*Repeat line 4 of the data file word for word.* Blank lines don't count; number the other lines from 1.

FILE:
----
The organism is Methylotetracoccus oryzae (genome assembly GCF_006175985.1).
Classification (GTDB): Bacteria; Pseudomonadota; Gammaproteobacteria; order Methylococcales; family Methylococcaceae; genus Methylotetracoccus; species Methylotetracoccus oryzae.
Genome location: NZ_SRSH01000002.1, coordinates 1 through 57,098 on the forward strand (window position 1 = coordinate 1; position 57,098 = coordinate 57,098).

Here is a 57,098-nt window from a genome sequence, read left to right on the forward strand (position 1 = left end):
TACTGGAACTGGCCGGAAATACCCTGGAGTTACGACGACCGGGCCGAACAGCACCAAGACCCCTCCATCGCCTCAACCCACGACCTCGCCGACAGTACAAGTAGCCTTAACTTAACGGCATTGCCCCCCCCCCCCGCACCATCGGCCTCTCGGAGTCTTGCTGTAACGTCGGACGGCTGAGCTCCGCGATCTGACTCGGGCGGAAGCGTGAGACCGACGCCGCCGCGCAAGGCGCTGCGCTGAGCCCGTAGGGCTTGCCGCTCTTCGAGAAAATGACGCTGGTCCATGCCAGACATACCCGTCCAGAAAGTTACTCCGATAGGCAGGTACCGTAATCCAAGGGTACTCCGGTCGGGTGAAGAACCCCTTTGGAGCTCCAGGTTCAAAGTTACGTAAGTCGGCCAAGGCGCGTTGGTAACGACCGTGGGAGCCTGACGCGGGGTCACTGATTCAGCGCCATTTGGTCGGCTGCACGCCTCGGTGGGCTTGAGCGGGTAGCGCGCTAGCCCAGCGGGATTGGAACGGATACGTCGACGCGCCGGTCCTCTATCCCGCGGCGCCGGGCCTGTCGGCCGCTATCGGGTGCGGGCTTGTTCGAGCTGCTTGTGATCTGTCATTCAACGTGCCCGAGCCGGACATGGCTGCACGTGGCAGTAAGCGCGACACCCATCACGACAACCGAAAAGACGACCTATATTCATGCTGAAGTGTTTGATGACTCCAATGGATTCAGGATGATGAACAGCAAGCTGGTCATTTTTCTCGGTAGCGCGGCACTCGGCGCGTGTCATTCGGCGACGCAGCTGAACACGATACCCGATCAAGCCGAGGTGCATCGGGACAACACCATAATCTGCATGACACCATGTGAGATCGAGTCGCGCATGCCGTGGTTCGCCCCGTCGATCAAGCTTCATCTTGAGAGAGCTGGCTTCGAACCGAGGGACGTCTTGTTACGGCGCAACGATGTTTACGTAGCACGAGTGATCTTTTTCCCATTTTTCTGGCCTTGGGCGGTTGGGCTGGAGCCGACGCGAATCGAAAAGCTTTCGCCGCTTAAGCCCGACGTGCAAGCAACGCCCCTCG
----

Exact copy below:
Here is a 57,098-nt window from a genome sequence, read left to right on the forward strand (position 1 = left end):